watergebruik - schadepreventie - melkmachines - componenten - apparatuur - koelen - schoonmaken - bescherming - smering - koelsystemen - desinfectie - machines - water use - loss prevention - milking machines - components - apparatus - cooling - cleaning - protection - lubrication - cooling systems - disinfection - machines
    Sinds mei 1995 wordt op De Marke een systeem getest, waarbij de hoofdreinigingsoplossing meerdere keren wordt gebruikt voor reiniging en desinfectie van de melkleiding; voorraadreiniging genoemd. Het blijkt mogelijk de hoofdreinigingsoplossing een maandlang te gebruiken, zonder gevolgen voor melkkwaliteit. Door voorraadreiniging bespaart De M.e per jaar 65 m 3 water en 300 l reinigingsmiddel. De melkkwaliteit blijft uitstekend.
    Smeerolie en Milieu
    Straelen, B.C.P.M. van - \ 1996
    Landbouwmechanisatie 47 (1996)4. - ISSN 0023-7795 - p. 50 - 51.
    apparatuur - schoonmaken - koelen - koelsystemen - boerderij uitrusting - landbouwwerktuigen - smeermiddelen - smering - plantaardige vetten - plantaardige oliën - bescherming - machines - apparatus - cleaning - cooling - cooling systems - farm equipment - farm machinery - lubricants - lubrication - plant fats - plant oils - protection
    In de Nederlandse landbouw gaat een flinke hoeveelheid aan smeermiddelen om. Uit een recent Duits onderzoek blijkt dat de helft van de olie die in de mobiele sector, waartoe de landbouw behoort, gebruikt wordt ongecontroleerd in het milieu terecht komt. Het is onwaarschijnlijk dat de situatie in Nederland een geheel ander beeld te zien geeft
    Kortere wachttijd na voorspoelen vermindert temperatuurverlies tijdens de reiniging
    Soede, H.J. - \ 1995
    Praktijkonderzoek / Praktijkonderzoek Rundvee, Schapen en Paarden (PR), Waiboerhoeve 8 (1995)2. - ISSN 0921-8874 - p. 22 - 25.
    apparatuur - schoonmaken - componenten - koelen - koelsystemen - desinfectie - warmte - warmteoverdracht - smering - melkmachines - bescherming - thermische geleiding - thermodynamica - transmissie - arbeidskunde - machines - apparatus - cleaning - components - cooling - cooling systems - disinfection - heat - heat transfer - lubrication - milking machines - protection - thermal conductivity - thermodynamics - transmission - work study - machines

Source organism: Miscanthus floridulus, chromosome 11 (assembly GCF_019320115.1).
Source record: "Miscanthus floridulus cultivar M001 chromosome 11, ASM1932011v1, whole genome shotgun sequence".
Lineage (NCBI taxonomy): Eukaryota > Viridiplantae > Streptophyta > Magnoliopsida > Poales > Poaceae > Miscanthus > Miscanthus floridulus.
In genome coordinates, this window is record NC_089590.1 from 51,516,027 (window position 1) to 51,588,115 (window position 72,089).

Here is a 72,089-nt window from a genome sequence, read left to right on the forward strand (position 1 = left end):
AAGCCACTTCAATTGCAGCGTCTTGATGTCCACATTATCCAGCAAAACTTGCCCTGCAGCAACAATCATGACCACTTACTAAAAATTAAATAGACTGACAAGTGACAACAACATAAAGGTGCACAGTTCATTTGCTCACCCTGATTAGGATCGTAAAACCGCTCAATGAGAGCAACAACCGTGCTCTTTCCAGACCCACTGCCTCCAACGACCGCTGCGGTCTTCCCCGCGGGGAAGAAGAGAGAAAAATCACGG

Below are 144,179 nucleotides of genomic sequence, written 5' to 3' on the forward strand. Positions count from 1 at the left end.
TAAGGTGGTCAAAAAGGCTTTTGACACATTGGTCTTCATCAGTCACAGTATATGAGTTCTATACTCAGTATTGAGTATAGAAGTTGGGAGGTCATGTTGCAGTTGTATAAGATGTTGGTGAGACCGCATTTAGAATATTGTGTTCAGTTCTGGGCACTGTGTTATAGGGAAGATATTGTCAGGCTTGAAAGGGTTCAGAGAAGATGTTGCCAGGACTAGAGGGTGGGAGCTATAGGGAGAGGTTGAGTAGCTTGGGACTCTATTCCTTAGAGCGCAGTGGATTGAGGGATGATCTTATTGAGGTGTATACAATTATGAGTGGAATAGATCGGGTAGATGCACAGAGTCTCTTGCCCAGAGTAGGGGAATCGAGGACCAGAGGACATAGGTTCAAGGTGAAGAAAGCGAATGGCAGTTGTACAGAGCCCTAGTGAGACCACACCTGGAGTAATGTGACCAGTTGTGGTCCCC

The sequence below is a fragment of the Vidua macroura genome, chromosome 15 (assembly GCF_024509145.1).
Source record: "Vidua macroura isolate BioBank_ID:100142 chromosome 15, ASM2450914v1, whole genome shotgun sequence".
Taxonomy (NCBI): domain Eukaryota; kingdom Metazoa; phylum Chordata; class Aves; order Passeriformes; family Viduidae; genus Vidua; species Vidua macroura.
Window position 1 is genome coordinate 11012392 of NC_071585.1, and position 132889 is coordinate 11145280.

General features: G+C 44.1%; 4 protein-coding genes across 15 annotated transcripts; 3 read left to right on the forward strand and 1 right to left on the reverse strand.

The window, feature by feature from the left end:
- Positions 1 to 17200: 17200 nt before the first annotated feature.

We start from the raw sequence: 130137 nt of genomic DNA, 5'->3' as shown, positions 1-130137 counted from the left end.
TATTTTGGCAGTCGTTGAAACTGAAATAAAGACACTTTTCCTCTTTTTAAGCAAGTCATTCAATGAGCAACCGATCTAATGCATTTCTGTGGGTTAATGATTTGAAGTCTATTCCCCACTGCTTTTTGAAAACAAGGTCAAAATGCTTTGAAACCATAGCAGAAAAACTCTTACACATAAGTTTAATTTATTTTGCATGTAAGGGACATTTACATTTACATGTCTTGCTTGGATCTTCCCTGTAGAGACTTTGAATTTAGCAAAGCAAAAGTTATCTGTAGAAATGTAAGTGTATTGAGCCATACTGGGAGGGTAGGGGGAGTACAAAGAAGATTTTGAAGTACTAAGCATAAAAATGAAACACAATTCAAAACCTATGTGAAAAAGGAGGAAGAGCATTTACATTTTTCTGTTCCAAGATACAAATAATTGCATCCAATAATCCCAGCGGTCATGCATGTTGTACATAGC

De belangrijkste factoren die invloed hebben op de afkoeling zijn; tijd, uitvoering van de reiniging en omgevingstemperatuur.
    Optimalisatie spoeleffect
    Soede, H.J. ; Laan, R.P. - \ 1993
    Praktijkonderzoek / Praktijkonderzoek Rundvee, Schapen en Paarden (PR), Waiboerhoeve 6 (1993)5. - ISSN 0921-8874 - p. 61 - 65.
    apparatuur - schoonmaken - koelen - koelsystemen - smering - melkkwaliteit - melkopbrengst - optimalisatie - bescherming - rioolwater - volume - afvalwater - machines - apparatus - cleaning - cooling - cooling systems - lubrication - milk quality - milk yield - optimization - protection - sewage - volume - waste water - machines
    In dit onderzoek is gekeken of het verhogen van het vacuüm en het toepassen van luchtinlaten (injecties) een optimalisatie van de uitspoeling geeft.
    Milieusparend reinigen melkwinningsapparatuur
    Wolters, G.M.V.H. - \ 1993
    Praktijkonderzoek / Praktijkonderzoek Rundvee, Schapen en Paarden (PR), Waiboerhoeve 6 (1993)5. - ISSN 0921-8874 - p. 21 - 26.
    apparatuur - schoonmaken - koelen - koelsystemen - drinkwater - afvoerwater - energiebehoud - milieu - milieubeheer - milieubescherming - smering - melkmachines - bescherming - kwaliteit - rioolwater - rioolafvalwater - kraanwater - afvalhergebruik - afvalwater - hergebruik van water - machines - apparatus - cleaning - cooling - cooling systems - drinking water - effluents - energy conservation - environment - environmental management - environmental protection - lubrication - milking machines - protection - quality - sewage - sewage effluent - tap water - waste utilization - waste water - water reuse - machines